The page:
One of India’s most eminent philosopher-Presidents was Dr Sarvepalli Radhakrishnan. He was passionate about learning and education and declared September 5 as an annual Teachers’ Day to celebrate the selflessness and wisdom that good teachers have given us. He was a Guru of Gurus. His research showed that learning comes from many senses and in many forms and is not just about memorisation and passing exams.
Foremost it is about awakening our inner spirit and thirst for development and growth through knowledge. The level of our consciousness is critical to the learning and assimilation. When teachers can spark this curiosity the effect of the learning is very deep and transformational. Good teachers are catalysts of our quest for self-realisation and sustainable freedom.
Many years ago, I was fortunate to be invited by visionary community leader Mr Dhiraj D. Shah in Birmingham. At Guru Purnima, they had asked young children to invite their favourite teachers to a community dinner and were asked to recite what they liked about their teachers. It was a moving ceremony and teachers often cried as they had rarely been appreciated in this manner and made VIPs by their students and local community.
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We live in a time when a teacher is seen as a commercial provider and measured by the results achieved by their students. Targets have replaced truth. Often parents pay a lot of money for the best teaching but forget that in the process they are making knowledge transactional. Instead, our Dharmic heritage has taught us about holistic learning and education where the mind, body and spirit are all central to the learning and awakening journey. This requires a very different attitude from parents.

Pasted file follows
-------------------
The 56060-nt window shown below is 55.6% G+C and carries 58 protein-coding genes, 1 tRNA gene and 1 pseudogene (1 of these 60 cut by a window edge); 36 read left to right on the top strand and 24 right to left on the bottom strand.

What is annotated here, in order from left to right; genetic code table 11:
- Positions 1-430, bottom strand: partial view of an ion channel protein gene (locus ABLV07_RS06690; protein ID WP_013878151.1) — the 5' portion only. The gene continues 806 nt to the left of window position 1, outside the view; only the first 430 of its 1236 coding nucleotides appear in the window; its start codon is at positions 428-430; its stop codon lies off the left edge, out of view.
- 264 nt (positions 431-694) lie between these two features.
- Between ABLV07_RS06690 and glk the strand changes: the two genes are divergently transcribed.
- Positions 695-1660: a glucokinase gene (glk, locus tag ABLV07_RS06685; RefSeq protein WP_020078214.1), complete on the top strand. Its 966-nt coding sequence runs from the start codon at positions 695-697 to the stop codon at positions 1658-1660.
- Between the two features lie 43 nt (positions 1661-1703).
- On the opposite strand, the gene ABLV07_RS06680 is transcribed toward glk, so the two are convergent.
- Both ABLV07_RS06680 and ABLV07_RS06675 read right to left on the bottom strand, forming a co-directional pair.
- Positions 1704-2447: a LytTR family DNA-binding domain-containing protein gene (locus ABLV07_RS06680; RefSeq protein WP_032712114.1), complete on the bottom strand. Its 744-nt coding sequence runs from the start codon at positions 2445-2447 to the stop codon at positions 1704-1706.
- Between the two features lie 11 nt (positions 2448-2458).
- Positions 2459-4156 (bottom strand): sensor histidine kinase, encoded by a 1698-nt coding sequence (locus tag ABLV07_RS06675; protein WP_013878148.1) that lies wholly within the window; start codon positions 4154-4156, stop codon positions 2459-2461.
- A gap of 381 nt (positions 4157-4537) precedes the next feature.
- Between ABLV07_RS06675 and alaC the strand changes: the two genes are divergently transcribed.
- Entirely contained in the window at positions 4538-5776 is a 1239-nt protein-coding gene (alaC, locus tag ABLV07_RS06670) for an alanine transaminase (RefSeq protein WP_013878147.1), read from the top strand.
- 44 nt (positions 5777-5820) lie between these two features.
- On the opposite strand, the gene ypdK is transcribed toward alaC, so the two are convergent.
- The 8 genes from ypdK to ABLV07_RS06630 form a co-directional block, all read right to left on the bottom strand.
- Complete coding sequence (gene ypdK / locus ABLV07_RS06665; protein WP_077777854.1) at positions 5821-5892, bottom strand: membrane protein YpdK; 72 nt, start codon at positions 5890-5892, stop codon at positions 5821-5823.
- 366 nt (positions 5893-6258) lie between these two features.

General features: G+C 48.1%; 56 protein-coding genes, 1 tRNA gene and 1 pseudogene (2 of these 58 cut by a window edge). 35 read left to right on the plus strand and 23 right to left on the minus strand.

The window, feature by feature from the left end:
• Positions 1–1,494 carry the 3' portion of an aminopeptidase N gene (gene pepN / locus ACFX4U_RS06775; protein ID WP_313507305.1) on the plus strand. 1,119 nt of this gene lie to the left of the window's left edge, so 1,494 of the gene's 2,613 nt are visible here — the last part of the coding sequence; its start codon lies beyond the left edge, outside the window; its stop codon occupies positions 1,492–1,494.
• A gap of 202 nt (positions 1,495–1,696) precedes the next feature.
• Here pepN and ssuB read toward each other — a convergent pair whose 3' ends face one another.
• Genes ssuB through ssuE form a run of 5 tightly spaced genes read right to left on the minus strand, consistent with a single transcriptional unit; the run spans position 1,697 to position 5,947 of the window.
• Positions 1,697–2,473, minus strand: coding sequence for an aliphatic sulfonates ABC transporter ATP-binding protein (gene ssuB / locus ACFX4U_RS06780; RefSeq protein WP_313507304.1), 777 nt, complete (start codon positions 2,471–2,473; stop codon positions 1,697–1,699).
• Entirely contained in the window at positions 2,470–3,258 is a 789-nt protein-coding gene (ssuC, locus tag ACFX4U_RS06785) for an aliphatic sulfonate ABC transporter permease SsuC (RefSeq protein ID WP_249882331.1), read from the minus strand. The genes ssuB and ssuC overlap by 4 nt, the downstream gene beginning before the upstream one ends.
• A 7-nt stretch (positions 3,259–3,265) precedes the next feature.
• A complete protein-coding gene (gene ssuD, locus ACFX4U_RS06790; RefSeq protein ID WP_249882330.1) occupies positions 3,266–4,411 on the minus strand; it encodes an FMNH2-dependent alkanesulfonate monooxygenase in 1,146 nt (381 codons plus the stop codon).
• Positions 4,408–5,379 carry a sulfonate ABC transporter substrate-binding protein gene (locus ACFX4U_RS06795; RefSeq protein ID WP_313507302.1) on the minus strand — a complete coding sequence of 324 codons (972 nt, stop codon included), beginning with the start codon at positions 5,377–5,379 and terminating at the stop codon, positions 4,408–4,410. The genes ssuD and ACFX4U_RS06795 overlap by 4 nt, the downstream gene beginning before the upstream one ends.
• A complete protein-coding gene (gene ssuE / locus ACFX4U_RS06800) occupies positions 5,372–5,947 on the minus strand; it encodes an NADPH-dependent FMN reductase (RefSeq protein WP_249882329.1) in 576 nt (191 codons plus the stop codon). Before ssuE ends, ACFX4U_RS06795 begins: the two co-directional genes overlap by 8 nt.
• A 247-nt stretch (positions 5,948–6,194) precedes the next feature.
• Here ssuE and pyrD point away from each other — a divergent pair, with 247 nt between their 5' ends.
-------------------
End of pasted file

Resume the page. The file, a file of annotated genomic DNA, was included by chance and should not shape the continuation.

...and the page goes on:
Sadly, even top Universities like Harvard or Oxford do not understand and practice this timeless philosophy of true learning and personal development. Instead, they often kill the spirit and demolish wisdom for the sake of materialistic, divisive and power-enabling knowledge. This is a huge reason why we have destroyed our society and ecosystem through science and in particular perverse economics.
In my own tradition, knowledge is given the highest importance and is seen as key to developing good vision and character. Dr Radhakrishnan understood this and encouraged teachers to be caring and holistic, giving personal attention to each and every student. The modern factory that has become of education can rarely deliver that, increasing the burden on parents to respect their child and care for them, and give them unique experiences to rekindle their inner spirit. Even when teachers want to care, often the system and bureaucratic performance measures inhibit them from doing so. That is why we should salute them for care and personal attention in spite of the system.
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Modernity is not only destroying the environment but actively attacking our inner nature and wisdom. Dharma is a defence mechanism which we have to develop and nourish against the wider forces of materialism and expropriation. Please find good teachers and respect the sacrifices they make to bring wisdom to the world. They help us discover our own inner potential and differentiate between good and bad knowledge. They ought to be role models of what it means to be a responsible and kind human being. Without them we have no light to overcome the darkness that surrounds us.
Professor Atul K. Shah [@atulkshah] teaches and writes about Indian wisdom on business, culture and community at various UK universities and is a renowned international author, speaker and broadcaster.